Last Updated on April 15, 2022 by Admin
The ZZ plant or Zamioculcas zamiifolia ranks among the most common houseplants around because of its good looks and its resilience. However, if you notice yellow leaves on your ZZ plant, it is important to immediately address the issue.
Why does your ZZ plant have yellow leaves? Overwatering is the most common reason for ZZ plants with yellow leaves. This requires immediate attention since it can lead to root rot. That said, yellow leaves can also be caused by underwatering, excess light, pests, too much fertilizer and nutrient deficiencies. Therefore, it is important to narrow down actual cause before applying treatment.
Reasons Why ZZ Plant Has Yellow Leaves
ZZ plants can take quite a bit of neglect making them perfect for beginners and anyone who has a very busy lifestyle.
They don’t need a lot of maintenance and are easy to care for.
However, when your ZZ plant has yellow leaves, it means something is not right. As such, it needs your attention and hopefully get treated as soon as possible.
Below are the most common reasons why your ZZ plant leaves are turning yellow and how to fix each issue.
Overwatering Can Cause ZZ Plant Yellow Leaves
Overwatering is the most common cause for your ZZ plant leaves turning yellow. Often, this will happen when there is a fungal infection and root rot.
Overwatering leads to root rot because it too much water causes the roots to drown in liquid for long periods of time. Unfortunately, roots need air just as they need water. And a balance of the two is required to keep a plant’s roots healthy.
When there is too much water, it prevents air from getting to the roots. What’s worse is that the damp environment leads to fungal growth.
This results in root rot with fungal infection.
Because the roots rot under the soil, you don’t see the process as it happens. Instead, you’ll only notice is when thing progress and the damage moves up to the stem and leaves.
This is what causes yellow leaves on ZZ plant.
So, when you see yellow leaves on your ZZ plant the first suspect is overwatering. That’s because it is the most common cause of yellow leaves. And it is also the most dangerous one since it can lead to root rot (which can kill your plant).
Verify that the plant is being overwatered by feeling the soil. If it feels wet, unpot the plant and check the roots of rotting.
If there if root rot, you need to take immediate action.
If there is no root rot, place the plant in a warm spot with bright, indirect light and good ventilation. They allow the soil to dry completely before you water the plant.
In case there is root rot, you will need to:
- Prune the rotted roots. Then prune the yellow leaves and any affected parts.
- If you pruned a more than 10% or 15% of the plant, proportionately prune the plant as well. This will reduce the size of the plant to give the few remaining roots a shot at survival and recovery.
- Carefully dispose of all the soil since they contain fungi. Remove as much soil from the roots as you can. Wash them off with water.
- Dip the entire root system in a solution of hydrogen peroxide and water. Use 1 tablespoon of hydrogen peroxide per cup of water. This will disinfect the roots.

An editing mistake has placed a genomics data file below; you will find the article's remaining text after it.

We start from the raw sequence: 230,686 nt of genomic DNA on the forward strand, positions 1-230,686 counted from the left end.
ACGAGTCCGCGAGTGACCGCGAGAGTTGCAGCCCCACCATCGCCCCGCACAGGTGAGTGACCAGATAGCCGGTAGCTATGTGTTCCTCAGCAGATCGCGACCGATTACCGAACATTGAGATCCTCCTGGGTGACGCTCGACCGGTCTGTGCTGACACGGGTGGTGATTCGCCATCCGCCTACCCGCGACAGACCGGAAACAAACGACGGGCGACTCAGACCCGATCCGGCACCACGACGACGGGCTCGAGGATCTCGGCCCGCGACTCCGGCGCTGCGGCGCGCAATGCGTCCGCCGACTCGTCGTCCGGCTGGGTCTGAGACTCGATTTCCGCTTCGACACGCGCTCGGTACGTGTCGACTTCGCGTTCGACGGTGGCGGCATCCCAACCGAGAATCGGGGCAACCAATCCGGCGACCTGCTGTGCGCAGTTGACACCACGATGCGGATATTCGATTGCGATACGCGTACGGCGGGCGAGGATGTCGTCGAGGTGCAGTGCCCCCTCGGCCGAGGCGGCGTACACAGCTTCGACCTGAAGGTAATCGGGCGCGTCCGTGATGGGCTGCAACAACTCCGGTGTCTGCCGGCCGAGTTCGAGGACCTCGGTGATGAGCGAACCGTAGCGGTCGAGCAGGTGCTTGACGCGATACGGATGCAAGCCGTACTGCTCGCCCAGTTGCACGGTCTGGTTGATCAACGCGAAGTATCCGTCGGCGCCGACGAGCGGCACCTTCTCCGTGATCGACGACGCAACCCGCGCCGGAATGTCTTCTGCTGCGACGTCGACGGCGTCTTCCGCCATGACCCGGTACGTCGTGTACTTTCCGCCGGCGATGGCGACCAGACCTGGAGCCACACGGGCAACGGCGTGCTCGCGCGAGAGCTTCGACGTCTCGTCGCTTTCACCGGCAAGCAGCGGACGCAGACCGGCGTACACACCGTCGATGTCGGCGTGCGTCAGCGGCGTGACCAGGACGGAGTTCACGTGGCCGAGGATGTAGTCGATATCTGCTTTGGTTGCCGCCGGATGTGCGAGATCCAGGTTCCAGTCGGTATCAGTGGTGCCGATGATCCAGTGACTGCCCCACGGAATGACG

- Also use the hydrogen peroxide solution to clean the pot to disinfect it.
- You can repot the new, smaller plant in a new pot or use the old one after it has been disinfected and dried. Use new, fresh, well-draining soil.
Underwatering Can Lead to Yellow Leaves in ZZ Plant
Underwater is another cause of yellow leaves in ZZ plants.
Along with the yellow leaves, you’ll see the plant droop, wilt or shrivel.
Because both overwatering and underwatering can lead to yellow leaves, it is very important to verify which is the actual cause.
Otherwise, you can worsen the situation.
For example, if your ZZ plant is suffering from overwatering and you add more water. Or if its underwatered then you let it dry out even more.
To make sure, always check the soil by feeling it.
If the soil feels wet, allow the soil to dry. In all likelihood the yellow leaves on ZZ plant here is caused by overwatering.
On the other hand, if the soil feels very dry, that means your ZZ plant is underwatered.
To fix this, water thoroughly so the root ball gets soaked. Then allow the soil to drain completely.
How Much Water Does the ZZ Plant Need?
Since overwatering and underwatering are quite problematic, it is important to understand how much moisture the plant really needs.
And the short and quick answer to this is not a lot.
As such, overwatering is much more prevalent than underwatering. In fact, it takes a good bit to underwater the plant.
You will usually need to let the soil go bone dry and add a little more time to that before the plant becomes underwatered. Thus, yellow leaves on ZZ plants due to underwatering happens less often.
But it can happen during hot weather or when you get very busy for like 2 to 4 weeks in a row and completely forget about the plant. This can easily happen especially when something important comes up in life.
In general, the ZZ plant does not need a lot of water.
To avoid overwatering, wait at least until the top 2 inches of soil has dried before adding more water.
If you want to play it a bit more safe, you can wait until the soil is 50% dry. That is, the top half of the soil has dried before you add water.
Some growers also let the soil dry out completely then water the plant. This works as well.
On average, it needs watering every 9 to 12 days or so. During the summer, it will need watering every 6-7 days and in the winter closer to once every 2 to 3 weeks.